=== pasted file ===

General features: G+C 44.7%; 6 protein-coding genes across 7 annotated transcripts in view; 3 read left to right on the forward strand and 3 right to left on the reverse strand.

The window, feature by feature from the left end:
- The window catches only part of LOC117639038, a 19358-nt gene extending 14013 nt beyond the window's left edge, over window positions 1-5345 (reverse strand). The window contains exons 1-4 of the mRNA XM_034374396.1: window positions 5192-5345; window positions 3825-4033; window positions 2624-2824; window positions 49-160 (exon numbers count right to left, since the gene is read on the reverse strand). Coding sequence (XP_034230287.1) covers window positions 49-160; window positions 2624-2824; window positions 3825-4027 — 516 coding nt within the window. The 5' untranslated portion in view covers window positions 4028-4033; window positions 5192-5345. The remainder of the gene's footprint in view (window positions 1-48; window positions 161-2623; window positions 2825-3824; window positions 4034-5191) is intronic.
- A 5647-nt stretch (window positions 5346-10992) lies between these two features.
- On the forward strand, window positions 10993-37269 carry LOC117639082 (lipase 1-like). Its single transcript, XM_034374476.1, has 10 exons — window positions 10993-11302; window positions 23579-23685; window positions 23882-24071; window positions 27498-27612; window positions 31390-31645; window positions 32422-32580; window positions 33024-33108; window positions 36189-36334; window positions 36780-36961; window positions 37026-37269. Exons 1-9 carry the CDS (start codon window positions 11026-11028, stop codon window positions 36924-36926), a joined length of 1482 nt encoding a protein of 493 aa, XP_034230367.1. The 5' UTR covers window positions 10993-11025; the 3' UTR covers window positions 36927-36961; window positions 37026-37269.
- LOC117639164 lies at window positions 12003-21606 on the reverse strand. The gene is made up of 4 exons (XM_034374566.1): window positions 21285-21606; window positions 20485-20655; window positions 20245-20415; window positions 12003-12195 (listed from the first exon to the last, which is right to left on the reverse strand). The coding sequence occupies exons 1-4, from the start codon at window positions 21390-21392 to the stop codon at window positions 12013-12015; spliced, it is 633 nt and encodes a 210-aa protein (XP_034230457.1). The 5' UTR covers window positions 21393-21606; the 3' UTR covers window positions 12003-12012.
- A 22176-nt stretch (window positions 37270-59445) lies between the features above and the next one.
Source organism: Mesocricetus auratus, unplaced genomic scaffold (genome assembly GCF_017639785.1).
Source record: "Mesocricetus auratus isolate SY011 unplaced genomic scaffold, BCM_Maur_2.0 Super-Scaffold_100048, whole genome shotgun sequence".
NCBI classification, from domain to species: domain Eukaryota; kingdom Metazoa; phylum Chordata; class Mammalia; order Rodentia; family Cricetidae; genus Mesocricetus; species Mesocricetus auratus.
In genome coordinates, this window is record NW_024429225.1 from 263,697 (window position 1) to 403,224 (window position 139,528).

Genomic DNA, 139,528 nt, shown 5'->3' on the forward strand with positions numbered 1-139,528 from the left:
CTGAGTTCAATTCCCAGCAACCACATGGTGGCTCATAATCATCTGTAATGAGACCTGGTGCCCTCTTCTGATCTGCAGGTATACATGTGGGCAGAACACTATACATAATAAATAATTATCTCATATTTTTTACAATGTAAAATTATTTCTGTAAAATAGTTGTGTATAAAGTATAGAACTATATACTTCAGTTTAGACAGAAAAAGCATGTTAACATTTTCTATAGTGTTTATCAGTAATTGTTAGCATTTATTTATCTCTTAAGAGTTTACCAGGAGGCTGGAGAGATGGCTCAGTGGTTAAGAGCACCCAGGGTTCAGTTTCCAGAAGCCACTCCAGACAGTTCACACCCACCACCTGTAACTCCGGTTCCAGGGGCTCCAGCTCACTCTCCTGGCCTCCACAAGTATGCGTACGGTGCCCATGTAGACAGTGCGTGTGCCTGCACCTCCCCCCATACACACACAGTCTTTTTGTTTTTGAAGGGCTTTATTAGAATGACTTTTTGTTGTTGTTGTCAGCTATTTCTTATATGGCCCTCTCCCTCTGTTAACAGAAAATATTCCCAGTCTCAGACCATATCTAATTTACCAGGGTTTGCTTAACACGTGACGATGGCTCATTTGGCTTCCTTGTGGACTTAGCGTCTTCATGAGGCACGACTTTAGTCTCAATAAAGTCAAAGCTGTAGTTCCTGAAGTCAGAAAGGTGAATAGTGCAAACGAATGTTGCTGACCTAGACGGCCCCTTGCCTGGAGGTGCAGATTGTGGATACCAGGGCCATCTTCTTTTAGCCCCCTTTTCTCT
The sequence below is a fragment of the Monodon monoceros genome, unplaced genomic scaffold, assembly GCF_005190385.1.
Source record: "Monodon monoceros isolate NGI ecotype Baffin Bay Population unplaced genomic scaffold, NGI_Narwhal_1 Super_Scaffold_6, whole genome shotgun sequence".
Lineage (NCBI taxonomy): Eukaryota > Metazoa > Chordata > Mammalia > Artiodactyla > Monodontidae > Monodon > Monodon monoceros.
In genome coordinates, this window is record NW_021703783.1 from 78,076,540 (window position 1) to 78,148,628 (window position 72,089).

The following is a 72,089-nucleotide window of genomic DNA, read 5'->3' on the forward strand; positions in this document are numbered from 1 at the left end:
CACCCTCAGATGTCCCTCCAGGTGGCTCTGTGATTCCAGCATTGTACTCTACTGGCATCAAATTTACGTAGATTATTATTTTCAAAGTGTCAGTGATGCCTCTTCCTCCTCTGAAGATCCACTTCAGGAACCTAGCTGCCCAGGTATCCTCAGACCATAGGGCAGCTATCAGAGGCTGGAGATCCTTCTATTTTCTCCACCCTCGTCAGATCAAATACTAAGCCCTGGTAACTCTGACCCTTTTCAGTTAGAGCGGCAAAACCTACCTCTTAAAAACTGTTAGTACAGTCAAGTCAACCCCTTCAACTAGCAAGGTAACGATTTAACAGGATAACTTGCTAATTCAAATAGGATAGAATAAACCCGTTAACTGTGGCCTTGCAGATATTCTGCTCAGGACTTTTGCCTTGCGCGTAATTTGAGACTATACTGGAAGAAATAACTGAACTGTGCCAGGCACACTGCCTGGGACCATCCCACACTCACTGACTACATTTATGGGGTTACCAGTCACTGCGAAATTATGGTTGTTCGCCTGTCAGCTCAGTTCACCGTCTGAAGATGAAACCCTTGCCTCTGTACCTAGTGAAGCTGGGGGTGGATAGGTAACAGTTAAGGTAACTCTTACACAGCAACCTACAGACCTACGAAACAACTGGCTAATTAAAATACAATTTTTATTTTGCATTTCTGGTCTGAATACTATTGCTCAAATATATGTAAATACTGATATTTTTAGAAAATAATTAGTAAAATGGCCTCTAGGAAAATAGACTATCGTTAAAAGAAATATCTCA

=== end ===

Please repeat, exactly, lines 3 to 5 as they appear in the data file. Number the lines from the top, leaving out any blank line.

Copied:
- The window catches only part of LOC117639038, a 19358-nt gene extending 14013 nt beyond the window's left edge, over window positions 1-5345 (reverse strand). The window contains exons 1-4 of the mRNA XM_034374396.1: window positions 5192-5345; window positions 3825-4033; window positions 2624-2824; window positions 49-160 (exon numbers count right to left, since the gene is read on the reverse strand). Coding sequence (XP_034230287.1) covers window positions 49-160; window positions 2624-2824; window positions 3825-4027 — 516 coding nt within the window. The 5' untranslated portion in view covers window positions 4028-4033; window positions 5192-5345. The remainder of the gene's footprint in view (window positions 1-48; window positions 161-2623; window positions 2825-3824; window positions 4034-5191) is intronic.
- A 5647-nt stretch (window positions 5346-10992) lies between these two features.
- On the forward strand, window positions 10993-37269 carry LOC117639082 (lipase 1-like). Its single transcript, XM_034374476.1, has 10 exons — window positions 10993-11302; window positions 23579-23685; window positions 23882-24071; window positions 27498-27612; window positions 31390-31645; window positions 32422-32580; window positions 33024-33108; window positions 36189-36334; window positions 36780-36961; window positions 37026-37269. Exons 1-9 carry the CDS (start codon window positions 11026-11028, stop codon window positions 36924-36926), a joined length of 1482 nt encoding a protein of 493 aa, XP_034230367.1. The 5' UTR covers window positions 10993-11025; the 3' UTR covers window positions 36927-36961; window positions 37026-37269.